In the early 80s, the City of Philadelphia had about 1.6 million people within its borders, and out of that number, only a select few could consider themselves professional rappers.
The Hilltop Hustlers (Steady B and Cool C) and Parkside Killers own Schooly D held it down in West Philly until Will Smith came through with all of his Wynnefield swag.
Somewhere down the bottom MC Breeze was a local rap star. There were even ladies in the space like Evette Money and Malika Love holding it down for Hip-Hop.
But what is the likelihood that some of the top rappers from the 90s and 2000s charts were not only watching these rappers bubble but were in crews together?
The Roots’ frontman, Black Thought is presently promoting his new album Streams of Thought Vol. 3: Cane & Abel, a collaborative effort with producer Sean C. The album features Schoolboy Q, Killer Mike, Pusha-T, and others, but Thought exclusively told AllHipHop about one of his earliest rap partners — from that 80s era — Beanie Sigel.
The “Proceed” rapper shared, “The first time I performed … I did a performance … I think in the fourth grade talent show. I sang a Debarge song and we rocked out we did ‘I Like It.’ We did aight, but we didn’t win. The dudes who won was doing some Hip-Hop s###.”
Though he didn’t win singing, he was resilient and returned more prepared to give the fans what they wanted to see.
“So the next year I came back with a rap group called The Crash Crew,” then he revealed who made up his group: “It was me Beanie Sigel and another one my homies, this brother named Waleek.”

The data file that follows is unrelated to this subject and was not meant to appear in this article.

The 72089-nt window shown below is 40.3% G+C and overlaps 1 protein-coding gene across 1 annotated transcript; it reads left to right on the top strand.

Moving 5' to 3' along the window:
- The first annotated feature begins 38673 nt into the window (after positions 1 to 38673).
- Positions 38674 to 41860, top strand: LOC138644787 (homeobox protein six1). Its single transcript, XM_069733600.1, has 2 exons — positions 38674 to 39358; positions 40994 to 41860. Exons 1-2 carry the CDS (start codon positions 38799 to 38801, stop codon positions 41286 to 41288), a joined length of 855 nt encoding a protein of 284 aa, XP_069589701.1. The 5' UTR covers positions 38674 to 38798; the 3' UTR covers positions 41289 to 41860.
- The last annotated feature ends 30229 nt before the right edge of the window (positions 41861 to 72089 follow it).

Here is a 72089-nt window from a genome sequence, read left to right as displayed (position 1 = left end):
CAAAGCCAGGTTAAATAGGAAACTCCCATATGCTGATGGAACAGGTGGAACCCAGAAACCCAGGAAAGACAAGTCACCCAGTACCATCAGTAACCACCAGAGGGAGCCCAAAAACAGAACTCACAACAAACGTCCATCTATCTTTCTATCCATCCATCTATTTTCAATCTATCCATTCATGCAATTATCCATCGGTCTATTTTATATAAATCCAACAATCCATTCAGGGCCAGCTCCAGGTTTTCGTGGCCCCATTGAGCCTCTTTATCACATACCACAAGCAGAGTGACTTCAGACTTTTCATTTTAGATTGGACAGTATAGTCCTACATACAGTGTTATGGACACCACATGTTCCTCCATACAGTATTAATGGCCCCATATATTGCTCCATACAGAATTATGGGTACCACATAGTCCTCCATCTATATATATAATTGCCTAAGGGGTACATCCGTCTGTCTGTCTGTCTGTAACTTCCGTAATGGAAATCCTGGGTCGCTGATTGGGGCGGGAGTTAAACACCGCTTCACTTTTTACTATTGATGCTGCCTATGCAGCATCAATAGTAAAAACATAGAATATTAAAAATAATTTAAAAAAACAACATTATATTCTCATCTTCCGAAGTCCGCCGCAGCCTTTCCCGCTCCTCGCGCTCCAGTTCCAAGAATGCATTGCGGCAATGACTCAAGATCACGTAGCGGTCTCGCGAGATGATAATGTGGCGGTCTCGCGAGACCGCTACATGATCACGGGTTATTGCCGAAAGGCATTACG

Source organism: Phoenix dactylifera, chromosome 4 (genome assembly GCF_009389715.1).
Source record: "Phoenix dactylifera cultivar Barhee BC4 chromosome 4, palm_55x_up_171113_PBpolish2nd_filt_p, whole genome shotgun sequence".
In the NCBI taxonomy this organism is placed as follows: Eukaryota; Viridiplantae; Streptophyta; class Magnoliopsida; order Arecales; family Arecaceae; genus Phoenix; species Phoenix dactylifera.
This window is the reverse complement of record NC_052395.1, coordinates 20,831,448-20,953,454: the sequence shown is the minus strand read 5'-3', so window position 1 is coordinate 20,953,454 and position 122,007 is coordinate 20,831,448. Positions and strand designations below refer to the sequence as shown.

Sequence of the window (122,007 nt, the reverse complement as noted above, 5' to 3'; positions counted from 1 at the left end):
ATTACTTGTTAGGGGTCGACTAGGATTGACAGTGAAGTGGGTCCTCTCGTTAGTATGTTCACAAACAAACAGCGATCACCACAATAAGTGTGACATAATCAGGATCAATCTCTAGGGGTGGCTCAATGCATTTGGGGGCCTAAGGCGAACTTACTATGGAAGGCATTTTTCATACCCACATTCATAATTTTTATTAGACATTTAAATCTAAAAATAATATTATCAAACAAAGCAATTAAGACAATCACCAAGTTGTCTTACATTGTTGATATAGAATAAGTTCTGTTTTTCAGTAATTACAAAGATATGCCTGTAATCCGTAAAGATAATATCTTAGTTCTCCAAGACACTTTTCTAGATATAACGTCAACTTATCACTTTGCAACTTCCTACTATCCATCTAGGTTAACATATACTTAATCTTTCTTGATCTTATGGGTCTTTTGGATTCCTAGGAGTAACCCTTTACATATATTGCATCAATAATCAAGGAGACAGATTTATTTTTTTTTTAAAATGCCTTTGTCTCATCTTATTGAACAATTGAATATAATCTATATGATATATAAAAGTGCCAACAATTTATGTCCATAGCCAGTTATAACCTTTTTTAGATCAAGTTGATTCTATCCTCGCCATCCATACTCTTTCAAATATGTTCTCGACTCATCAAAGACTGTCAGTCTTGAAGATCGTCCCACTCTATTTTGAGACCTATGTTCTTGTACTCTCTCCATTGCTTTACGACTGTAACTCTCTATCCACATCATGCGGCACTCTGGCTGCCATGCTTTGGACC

“We came and we had two break-dancers, my cousin’s doing graffiti on stage, and we had a human beatboxer, and just every element of Hip-Hop culture, except the DJ. We didn’t have a DJ cause we performed to cassette, but all the elements were represented, and we wound up taking the title that year, and I sort of never looked back since then.”
While people were shocked at Tariq Trotter’s (Black Thought’s real name) revelation, the two top tier lyricists actually grew up together.
“Beanie Sigel is from the same neighborhood. He’s like a year younger than me,” he shared. “So I was in 3rd grade. His older sister was my classmate. We are from the same part of South Philly, just a block or so apart. We’ve known each other since we were babies. So that was both of our first rap performances, together.”
The combo must have been fire back in the day. Especially when you consider “Adrenaline” and “Philly Live,” you will see the chemistry ain’t never going away.
Their styles, though probably not what Hip-Hop fans would consider as compatible, go together like mustard and a soft pretzel, Morrone’s and red-dyed lips and bikes on The Plat!
Now, we just need another jawn between Reef Ruffin and the Broad Street Bully.
Check out Stream of Thought Vol. 3.